When I asked the waitress to explain what shiso a leaf used in the apple shiso cooler was, she promptly launched into a dissertation that involved the word herbaceous. There was no going back to ask someone in the kitchen. She knew her stuff.
The menu at Poppy is dominated by thalis. A thali, which our waitress said means tray in Hindi, is a platter stocked with various dishes in tasting-size servings. Each day, Poppy offers a vegetarian and non-vegetarian option. I chose the latter, the centerpiece of which was the Anderson Ranch Lamb Osso Buco with Orange and Coriander.
Dinner made me feel guilty for letting the music and post-hippy décor get to me. Chef-owner Jerry Traunfeld, formerly of Woodinvilles Herbfarm, was doing right in the kitchen.
Heres my thali rundown, starting with the better concoctions.
The velvet Nettle Dill Soup equally soothed and confused me. It was blended and green like wheatgrass juice, but warm and earthy like mushrooms. It came in a cup, so I drank it.
The Celery-Root Remoulade with Hazelnut was creamy like coleslaw but didnt leave behind a watery white pool. Whole nuts and toothsome strands of celery root made this tiny dish seem generous.
The Spot Prawns with Cashews, Cardamon and Clove amazed me on two fronts. First, the springy, rope-like prawns tasted of grilled steak. Second, the curried cashews retained their form but could be pierced by a fork. I was reminded of ancient texts that turn to dust when exposed to air or human touch.
The Braised Red Cabbage with Pomegranate seemed redundant after the remoulade. But the sweet pomegranate seeds were very, very welcome.
In a similar vein, there was the Blood Orange, Taggia Olive and Endive Salad. Salty black olives and crunchy, half collars of bitter endives, sure. But throw in a couple of wedges of blood orange, and you get balance. Sweet and salty. Yes.
I call the lamb osso buco a centerpiece because its meat, and its probably the biggest, but it wasnt the most interesting. It was tender and juicy in its brown, braised reduction. Orange accents ribboned a pleasant, mild gaminess. This little lamb seemed more like a carnivorous prerequisite, however, compared to the more innovative dishes on my tray.
Here are the weaker offerings:
I did not care for the Saffron Risotto Fritter. It was cold and mushy by the time I got to it. Such is the occasional fate of fried foods. Also, saffron reminds me of melted plastic.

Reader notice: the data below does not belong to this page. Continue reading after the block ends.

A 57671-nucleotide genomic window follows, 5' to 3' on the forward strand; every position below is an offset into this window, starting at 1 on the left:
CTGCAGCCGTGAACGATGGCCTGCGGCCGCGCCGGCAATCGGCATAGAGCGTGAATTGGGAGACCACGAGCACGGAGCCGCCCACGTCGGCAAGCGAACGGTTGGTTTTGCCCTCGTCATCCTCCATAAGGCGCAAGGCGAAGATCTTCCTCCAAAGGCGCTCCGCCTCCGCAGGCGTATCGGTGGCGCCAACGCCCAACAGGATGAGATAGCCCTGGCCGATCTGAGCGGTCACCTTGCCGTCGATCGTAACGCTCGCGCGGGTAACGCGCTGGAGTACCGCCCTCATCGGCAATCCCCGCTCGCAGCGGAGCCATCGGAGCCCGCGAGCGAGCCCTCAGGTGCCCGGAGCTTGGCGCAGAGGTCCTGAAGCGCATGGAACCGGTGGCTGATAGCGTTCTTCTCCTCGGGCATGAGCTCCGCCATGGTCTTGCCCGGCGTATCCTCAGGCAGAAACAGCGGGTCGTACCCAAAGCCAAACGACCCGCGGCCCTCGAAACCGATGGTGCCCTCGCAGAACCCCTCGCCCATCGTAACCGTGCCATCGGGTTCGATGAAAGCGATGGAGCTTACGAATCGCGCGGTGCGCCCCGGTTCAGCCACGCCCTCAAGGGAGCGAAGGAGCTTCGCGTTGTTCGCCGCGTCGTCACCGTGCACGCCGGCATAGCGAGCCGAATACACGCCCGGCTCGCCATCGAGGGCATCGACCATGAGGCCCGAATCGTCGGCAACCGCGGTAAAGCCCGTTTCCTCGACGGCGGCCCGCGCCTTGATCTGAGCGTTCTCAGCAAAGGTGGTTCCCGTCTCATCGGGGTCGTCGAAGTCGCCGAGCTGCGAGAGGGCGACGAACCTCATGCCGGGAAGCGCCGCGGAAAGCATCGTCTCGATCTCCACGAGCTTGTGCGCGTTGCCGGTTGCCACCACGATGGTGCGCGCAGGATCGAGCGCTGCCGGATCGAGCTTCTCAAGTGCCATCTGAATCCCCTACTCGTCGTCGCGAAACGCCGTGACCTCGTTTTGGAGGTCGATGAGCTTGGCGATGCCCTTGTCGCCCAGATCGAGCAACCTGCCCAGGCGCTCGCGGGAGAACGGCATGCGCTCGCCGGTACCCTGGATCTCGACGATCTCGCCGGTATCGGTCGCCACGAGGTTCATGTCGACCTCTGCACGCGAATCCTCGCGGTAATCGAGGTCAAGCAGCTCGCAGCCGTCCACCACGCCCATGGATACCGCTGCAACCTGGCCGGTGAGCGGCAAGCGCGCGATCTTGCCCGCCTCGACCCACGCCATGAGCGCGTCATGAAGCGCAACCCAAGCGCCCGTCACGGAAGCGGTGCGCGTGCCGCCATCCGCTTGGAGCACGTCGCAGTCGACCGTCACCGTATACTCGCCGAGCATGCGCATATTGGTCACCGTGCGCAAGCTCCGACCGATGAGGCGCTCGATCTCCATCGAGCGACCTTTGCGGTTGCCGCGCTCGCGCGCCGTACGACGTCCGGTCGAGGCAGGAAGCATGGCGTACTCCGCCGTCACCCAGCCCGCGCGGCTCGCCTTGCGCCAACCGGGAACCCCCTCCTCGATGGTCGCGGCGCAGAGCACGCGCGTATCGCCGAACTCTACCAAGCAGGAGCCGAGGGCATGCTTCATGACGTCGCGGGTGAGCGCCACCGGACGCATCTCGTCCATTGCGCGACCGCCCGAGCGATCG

The Chard-Escarole Gratin was beautifully homey and trashy but overly salted. Chard, with its slightly bitter, rooty flavor, doesnt need much help. The little salt vessel and spoon at table should have been left to that task.
The Zaatar Naan, baked with a Middle Eastern blend of savory herbs, was airy and light compared to the naan I usually enjoy. Poppys naan stood rigid, almost cracker-like, when held at one end. There was no flopping. I like flopping.
I conclude the less than amazing thali components with the Carrot Ribbon Pickle, whose barely present, translucent shreds were probably meant as a palate cleanser. Its meager quantity should have arrived as a surprise bonus rather than taking up one of the ten slots on the thali menu.
For dessert, I chose the Honey Semifreddo with Caramelized Pears, Cherries and Pine Nut. No, wait. The waitress chose for me. I had abused my hemming and hawing allowance. The Dark Chocolate Terrine with Ginger, Cumin Cashews and Sesame was fighting for my attention. She said in a nice way Get the semifreddo, and headed for the kitchen.
The semifreddo turned out to be a less goopy, more disciplined relative of ice cream. It came in a bowl of the promised fruits and non-syrupy fruit sauce. It was one of those warm-apple-pie-and-ice-cream type things: good, but not unusual. The toasted pine nuts on top were surprisingly weightless.
If only Poppy could feel more like an eating establishment. Bistro, café, white tablecloth restaurant, diner, anything besides a Sodo art gallery sharing space with a yoga studio. All that excellent food and service going to waste.